How to Solve a Problem 6: Smallest Common Multiple

 Recently, I came across this question on /r/learnprogramming Question: 2520 is the smallest number that can be divided by each of the numbers from 1 to 10 without any remainder.What is the smallest positive number that is evenly divisible by all of the numbers from 1 to 20? Well, how would you write a program to figure this out?  The answer is not that difficult, but it involves a lot of prime numbers.  The short version: we can "construct" the number by starting from 1 and work our way up to 20.  1 is obviously 1 2 is obviously 2 3 however, will be 6, as it needs to be divisible by 2 and 3 4 however, is NOT 24, but 12,  5 is 60 6 is 60 because 60 is already divisible by 6 7 is 420  8 is 840 (remember, factors) 9 is 2520 10 is still 2520.  Do you see a pattern?  Let's say you need to calculate smallestMultiple of X.  To get it, you need the PREVIOUS smallestMultiple. i.e. smallestMultiple(X-1). For simplicity, let's call it "prevSM" If that is divisible by

Let's Make Dice Wars, Part 3

We have previously created the skeletons of the game in part 1, and completed the game in part 2. We now add some "chrome" to the game, to make it look better, prettier, and so on.  And there are a LOT of things we can do, but we may need to rewrite a part of the program to accommodate the changes. This is normal and a part of the learning process.  Let's try making some simple changes. I am not going to show you ALL the changes as you can easily figure out the exact syntax with the steps I described. You can see the source code at the end. This is what it will look like: Change the Button Colors When you think about it, War button should be red, and maybe the reset button should be blue... and maybe rename it "Peace" as a joke?  Well, that's easy enough, with Bootstrap. btn-danger is red, and btn-primary is blue, so we just swap that around.  Keep a "log" of previous battles To clarify, we are adding ANOTHER field called "battle log" whe

Let's Make Dice Wars, Part 2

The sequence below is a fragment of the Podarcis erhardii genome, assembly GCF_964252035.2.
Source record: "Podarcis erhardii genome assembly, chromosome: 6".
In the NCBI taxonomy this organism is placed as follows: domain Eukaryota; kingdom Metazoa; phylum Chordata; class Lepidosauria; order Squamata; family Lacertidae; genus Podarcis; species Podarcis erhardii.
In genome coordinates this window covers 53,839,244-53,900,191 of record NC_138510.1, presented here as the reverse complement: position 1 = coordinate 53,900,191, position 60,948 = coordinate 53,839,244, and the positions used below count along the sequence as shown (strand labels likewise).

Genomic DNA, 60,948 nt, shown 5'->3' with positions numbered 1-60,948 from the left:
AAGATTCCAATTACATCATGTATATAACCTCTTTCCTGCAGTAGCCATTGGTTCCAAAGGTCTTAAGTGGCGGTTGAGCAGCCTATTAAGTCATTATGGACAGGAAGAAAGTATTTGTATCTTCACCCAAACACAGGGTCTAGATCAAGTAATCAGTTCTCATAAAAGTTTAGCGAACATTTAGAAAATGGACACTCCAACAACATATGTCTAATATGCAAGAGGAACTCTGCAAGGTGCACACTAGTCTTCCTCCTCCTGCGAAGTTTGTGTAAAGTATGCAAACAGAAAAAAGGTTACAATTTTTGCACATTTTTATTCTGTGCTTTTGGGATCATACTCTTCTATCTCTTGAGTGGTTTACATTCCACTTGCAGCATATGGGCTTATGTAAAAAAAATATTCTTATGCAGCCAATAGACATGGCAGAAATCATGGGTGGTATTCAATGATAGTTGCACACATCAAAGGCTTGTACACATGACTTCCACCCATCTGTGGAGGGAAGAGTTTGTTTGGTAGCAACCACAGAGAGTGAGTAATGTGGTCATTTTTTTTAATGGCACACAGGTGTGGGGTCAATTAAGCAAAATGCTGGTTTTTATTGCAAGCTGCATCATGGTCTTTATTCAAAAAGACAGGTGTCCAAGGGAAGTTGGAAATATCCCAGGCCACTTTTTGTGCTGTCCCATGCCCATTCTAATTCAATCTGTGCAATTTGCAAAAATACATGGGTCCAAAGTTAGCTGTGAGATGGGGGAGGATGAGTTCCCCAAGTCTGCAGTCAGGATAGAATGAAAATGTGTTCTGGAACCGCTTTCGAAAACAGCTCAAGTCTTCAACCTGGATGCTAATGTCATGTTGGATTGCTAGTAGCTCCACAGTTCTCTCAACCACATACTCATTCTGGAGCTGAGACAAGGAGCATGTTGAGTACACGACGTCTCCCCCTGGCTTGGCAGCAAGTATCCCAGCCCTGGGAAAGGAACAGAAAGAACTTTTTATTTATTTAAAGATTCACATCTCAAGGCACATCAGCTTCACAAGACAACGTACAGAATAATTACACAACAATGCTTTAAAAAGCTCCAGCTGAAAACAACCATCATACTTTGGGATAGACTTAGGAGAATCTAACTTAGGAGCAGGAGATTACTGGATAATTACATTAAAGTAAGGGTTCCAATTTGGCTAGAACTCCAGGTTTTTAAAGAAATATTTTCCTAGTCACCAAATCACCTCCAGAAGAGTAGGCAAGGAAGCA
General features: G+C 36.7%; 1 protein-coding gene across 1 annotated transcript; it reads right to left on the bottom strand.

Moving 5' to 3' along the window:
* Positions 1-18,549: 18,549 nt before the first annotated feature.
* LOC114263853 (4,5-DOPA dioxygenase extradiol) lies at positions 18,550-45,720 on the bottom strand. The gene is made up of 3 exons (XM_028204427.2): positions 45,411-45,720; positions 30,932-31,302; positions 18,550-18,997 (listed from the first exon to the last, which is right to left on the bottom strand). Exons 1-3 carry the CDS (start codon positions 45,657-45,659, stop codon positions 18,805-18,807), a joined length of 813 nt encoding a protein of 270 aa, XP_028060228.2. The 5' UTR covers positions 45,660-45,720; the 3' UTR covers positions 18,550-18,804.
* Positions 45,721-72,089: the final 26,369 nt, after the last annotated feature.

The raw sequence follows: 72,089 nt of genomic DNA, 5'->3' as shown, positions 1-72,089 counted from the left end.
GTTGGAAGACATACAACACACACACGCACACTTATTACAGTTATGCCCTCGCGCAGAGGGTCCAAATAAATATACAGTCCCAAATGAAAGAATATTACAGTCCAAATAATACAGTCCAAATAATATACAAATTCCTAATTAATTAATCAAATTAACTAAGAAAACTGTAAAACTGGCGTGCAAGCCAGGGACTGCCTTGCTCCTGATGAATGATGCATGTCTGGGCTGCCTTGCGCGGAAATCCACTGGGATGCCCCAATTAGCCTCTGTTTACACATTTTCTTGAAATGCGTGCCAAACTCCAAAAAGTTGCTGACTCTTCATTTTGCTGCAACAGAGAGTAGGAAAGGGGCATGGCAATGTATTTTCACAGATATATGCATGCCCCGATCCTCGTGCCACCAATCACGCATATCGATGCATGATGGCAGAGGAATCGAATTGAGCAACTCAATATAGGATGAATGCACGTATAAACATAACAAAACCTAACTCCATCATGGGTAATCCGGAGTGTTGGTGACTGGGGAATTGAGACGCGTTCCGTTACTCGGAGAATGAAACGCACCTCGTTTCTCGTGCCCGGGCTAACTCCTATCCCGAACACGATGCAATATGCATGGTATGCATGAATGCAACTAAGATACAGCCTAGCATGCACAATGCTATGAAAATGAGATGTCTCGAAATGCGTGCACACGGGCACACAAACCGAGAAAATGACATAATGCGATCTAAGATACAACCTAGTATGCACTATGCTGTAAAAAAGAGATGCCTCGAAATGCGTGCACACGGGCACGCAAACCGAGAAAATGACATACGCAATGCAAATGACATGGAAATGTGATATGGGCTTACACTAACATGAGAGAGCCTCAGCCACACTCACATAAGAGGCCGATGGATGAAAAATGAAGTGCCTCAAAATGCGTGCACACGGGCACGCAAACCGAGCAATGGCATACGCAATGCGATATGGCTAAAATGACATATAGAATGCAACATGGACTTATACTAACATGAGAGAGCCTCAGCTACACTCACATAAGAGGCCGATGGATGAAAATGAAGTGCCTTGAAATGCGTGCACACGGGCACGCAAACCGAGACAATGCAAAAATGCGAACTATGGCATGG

Previously, we have created a basic HTML page, with a simple dice rolling logic, and simple UI, with Bootstrap and jQuery, so we have the beginnings of a web-based version of Dice Wars.  In this part, we will complete the "game", where you roll the dice for two players, determine who won, adjust scores accordingly, and declare winner or loser after X points. There will also need to be a "reset" button so we can start again.  You will learn in this segment: Very simple Bootstrap grid layout, centering, and so on Simple DOM manipulation with jQuery on multiple DOM elements How to write JavaScript function with parameters so it can be reused How to write make one function call another function Create a properly working, if simple, game We will set the starting points to 5, and first player to hit 0 is the loser, and the other is the winner. Keep in mind later, we may want this to be variable so we can setup variants of the game.  Setup Two Players Right now, let's

Let's Make Dice Wars: Part 1

Creating a project is not easy, but it is essential to demonstrate your worth as a developer. Mainly for grins, I'll start a simple project, and keep adding to it.  We'll create "dice wars", a pretty simple game. We'll start simple, but we'll embellish it until it looks really darn good. The rules for "dice wars" are available here .  I am best with JavaScript, so we'll start there. Please note that you need to have SOME fundamental knowledge of JavaScript to follow along at a normal speed. This is NOT a JavaScript tutorial, though it can be treated as a project sample.  You will learn in this segment: Very simple Bootstrap Very simple DOM manipulation with jQuery How to use the random number generator How to write a message to JavaScript console with console.log How to write JavaScript function, and how to call it from elsewhere How to click a button and make it run a function Initial Planning For the first step, w